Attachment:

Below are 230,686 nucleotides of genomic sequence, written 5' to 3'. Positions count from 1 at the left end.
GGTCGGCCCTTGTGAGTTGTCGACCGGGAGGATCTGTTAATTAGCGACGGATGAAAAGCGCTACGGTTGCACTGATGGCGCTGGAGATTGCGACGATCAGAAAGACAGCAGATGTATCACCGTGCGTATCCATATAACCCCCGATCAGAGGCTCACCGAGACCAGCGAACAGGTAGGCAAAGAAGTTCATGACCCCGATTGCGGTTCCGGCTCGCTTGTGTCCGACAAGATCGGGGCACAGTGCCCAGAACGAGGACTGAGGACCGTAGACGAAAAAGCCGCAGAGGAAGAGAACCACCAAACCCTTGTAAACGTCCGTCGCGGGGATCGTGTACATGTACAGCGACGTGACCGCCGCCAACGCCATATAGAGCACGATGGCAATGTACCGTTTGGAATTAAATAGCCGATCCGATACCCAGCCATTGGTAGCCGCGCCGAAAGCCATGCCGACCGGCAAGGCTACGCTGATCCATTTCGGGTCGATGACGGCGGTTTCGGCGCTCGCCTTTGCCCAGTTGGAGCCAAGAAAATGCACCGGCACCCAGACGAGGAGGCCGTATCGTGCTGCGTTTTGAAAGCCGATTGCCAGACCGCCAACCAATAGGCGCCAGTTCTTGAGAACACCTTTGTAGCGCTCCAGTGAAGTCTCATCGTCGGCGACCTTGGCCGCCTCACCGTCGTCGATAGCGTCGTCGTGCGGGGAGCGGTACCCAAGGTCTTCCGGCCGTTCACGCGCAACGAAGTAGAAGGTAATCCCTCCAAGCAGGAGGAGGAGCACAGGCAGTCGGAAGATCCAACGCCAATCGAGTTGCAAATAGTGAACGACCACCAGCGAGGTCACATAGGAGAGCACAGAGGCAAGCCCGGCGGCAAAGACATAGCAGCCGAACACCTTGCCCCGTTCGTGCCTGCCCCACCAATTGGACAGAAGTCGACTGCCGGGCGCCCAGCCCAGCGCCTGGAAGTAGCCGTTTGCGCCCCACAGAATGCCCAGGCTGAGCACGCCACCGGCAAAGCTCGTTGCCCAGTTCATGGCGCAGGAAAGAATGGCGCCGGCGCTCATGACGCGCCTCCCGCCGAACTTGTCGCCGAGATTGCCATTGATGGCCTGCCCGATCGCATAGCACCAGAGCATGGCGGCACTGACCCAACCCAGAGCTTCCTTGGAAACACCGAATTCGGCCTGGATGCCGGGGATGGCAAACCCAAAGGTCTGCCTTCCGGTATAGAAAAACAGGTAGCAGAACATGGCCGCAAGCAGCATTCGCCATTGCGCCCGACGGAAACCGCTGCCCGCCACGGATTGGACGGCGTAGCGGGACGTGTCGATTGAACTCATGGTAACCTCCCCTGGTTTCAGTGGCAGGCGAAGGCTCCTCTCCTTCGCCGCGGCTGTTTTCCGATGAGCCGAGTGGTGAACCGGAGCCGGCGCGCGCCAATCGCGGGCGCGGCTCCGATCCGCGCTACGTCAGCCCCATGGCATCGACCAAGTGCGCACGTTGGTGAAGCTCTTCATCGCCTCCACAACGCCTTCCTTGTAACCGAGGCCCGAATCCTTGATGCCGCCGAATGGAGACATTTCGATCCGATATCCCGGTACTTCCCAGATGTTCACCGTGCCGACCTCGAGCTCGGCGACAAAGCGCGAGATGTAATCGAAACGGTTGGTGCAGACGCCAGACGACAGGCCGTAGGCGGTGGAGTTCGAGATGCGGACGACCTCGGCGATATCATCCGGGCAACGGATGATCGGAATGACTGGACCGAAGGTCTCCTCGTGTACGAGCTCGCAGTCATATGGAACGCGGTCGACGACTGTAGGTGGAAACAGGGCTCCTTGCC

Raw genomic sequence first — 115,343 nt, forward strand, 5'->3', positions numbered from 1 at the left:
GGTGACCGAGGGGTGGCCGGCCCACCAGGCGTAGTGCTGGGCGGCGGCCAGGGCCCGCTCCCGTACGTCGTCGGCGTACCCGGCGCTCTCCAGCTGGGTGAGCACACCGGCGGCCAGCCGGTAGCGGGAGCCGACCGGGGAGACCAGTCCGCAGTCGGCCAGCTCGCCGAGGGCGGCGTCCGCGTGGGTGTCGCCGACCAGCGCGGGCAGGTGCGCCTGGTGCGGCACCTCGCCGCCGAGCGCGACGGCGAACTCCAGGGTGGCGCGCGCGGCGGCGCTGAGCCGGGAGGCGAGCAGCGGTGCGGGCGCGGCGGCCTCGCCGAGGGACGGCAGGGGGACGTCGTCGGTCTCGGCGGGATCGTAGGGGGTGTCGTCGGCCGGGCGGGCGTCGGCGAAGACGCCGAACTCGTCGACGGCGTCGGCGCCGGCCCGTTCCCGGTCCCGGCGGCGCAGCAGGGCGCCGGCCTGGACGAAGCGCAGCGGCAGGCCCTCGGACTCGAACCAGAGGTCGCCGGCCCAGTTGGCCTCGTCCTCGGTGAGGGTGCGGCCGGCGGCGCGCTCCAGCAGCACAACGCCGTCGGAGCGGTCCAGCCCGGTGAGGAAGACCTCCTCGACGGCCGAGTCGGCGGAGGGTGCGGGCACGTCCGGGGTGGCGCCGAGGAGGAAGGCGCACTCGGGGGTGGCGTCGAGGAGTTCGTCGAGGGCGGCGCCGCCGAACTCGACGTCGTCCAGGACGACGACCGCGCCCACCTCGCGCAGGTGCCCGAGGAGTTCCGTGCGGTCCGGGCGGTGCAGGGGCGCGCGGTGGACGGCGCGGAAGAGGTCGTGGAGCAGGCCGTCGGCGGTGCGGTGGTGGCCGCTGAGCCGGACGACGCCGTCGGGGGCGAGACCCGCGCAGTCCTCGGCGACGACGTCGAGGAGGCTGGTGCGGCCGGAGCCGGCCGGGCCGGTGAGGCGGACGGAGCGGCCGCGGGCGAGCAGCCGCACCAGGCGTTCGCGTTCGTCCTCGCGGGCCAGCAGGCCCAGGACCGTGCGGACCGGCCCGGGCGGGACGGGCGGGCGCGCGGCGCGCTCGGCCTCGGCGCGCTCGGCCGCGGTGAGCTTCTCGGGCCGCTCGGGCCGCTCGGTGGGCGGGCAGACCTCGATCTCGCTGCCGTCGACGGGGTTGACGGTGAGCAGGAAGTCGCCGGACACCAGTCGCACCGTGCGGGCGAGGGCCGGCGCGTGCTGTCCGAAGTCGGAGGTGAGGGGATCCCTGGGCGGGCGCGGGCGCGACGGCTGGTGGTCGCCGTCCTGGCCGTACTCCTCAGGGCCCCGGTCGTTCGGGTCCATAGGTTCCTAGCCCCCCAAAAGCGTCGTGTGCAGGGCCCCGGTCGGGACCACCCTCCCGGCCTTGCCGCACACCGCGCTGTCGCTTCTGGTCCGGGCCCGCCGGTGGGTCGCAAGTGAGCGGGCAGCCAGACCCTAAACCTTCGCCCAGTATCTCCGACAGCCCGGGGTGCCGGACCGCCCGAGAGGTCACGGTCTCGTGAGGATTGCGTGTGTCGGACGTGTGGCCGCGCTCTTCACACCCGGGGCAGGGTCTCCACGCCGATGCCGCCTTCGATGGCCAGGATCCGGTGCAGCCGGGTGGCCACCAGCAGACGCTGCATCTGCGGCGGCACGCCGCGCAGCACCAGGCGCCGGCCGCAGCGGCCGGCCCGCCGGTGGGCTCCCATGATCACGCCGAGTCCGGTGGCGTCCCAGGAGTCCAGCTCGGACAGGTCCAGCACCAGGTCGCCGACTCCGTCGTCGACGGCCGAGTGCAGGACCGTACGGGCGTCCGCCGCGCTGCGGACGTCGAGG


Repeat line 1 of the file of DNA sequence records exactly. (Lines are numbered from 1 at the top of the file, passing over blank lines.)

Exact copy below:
Below are 230,686 nucleotides of genomic sequence, written 5' to 3'. Positions count from 1 at the left end.